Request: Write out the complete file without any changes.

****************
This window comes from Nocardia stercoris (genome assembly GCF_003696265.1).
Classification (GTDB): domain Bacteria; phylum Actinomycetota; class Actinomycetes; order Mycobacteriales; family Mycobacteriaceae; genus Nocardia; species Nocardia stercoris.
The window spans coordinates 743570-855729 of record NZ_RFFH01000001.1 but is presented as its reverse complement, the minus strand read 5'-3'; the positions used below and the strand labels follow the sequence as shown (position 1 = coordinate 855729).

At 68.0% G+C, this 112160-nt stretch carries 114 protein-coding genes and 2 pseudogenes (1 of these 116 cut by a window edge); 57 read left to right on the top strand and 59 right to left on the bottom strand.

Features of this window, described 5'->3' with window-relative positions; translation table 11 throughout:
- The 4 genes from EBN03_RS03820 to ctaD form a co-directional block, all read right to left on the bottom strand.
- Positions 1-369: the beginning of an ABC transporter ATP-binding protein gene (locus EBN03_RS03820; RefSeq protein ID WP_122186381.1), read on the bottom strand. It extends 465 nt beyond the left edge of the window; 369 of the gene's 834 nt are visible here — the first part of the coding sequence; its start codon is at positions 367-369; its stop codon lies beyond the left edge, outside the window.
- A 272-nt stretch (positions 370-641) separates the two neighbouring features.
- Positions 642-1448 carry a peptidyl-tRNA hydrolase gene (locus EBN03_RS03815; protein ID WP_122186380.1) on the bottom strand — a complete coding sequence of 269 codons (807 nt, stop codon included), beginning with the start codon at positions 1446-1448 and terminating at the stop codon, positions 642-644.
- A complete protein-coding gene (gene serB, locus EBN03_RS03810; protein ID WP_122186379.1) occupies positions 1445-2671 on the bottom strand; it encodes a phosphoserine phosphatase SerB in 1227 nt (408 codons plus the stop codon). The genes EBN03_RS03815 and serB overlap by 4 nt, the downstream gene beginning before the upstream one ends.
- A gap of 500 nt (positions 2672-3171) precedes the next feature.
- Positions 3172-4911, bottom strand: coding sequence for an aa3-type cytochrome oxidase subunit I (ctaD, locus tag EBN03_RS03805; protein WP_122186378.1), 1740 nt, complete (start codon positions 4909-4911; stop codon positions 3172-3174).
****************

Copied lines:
This window comes from Nocardia stercoris (genome assembly GCF_003696265.1).
Classification (GTDB): domain Bacteria; phylum Actinomycetota; class Actinomycetes; order Mycobacteriales; family Mycobacteriaceae; genus Nocardia; species Nocardia stercoris.
The window spans coordinates 743570-855729 of record NZ_RFFH01000001.1 but is presented as its reverse complement, the minus strand read 5'-3'; the positions used below and the strand labels follow the sequence as shown (position 1 = coordinate 855729).

At 68.0% G+C, this 112160-nt stretch carries 114 protein-coding genes and 2 pseudogenes (1 of these 116 cut by a window edge); 57 read left to right on the top strand and 59 right to left on the bottom strand.

Features of this window, described 5'->3' with window-relative positions; translation table 11 throughout:
- The 4 genes from EBN03_RS03820 to ctaD form a co-directional block, all read right to left on the bottom strand.
- Positions 1-369: the beginning of an ABC transporter ATP-binding protein gene (locus EBN03_RS03820; RefSeq protein ID WP_122186381.1), read on the bottom strand. It extends 465 nt beyond the left edge of the window; 369 of the gene's 834 nt are visible here — the first part of the coding sequence; its start codon is at positions 367-369; its stop codon lies beyond the left edge, outside the window.
- A 272-nt stretch (positions 370-641) separates the two neighbouring features.
- Positions 642-1448 carry a peptidyl-tRNA hydrolase gene (locus EBN03_RS03815; protein ID WP_122186380.1) on the bottom strand — a complete coding sequence of 269 codons (807 nt, stop codon included), beginning with the start codon at positions 1446-1448 and terminating at the stop codon, positions 642-644.
- A complete protein-coding gene (gene serB, locus EBN03_RS03810; protein ID WP_122186379.1) occupies positions 1445-2671 on the bottom strand; it encodes a phosphoserine phosphatase SerB in 1227 nt (408 codons plus the stop codon). The genes EBN03_RS03815 and serB overlap by 4 nt, the downstream gene beginning before the upstream one ends.
- A gap of 500 nt (positions 2672-3171) precedes the next feature.
- Positions 3172-4911, bottom strand: coding sequence for an aa3-type cytochrome oxidase subunit I (ctaD, locus tag EBN03_RS03805; protein WP_122186378.1), 1740 nt, complete (start codon positions 4909-4911; stop codon positions 3172-3174).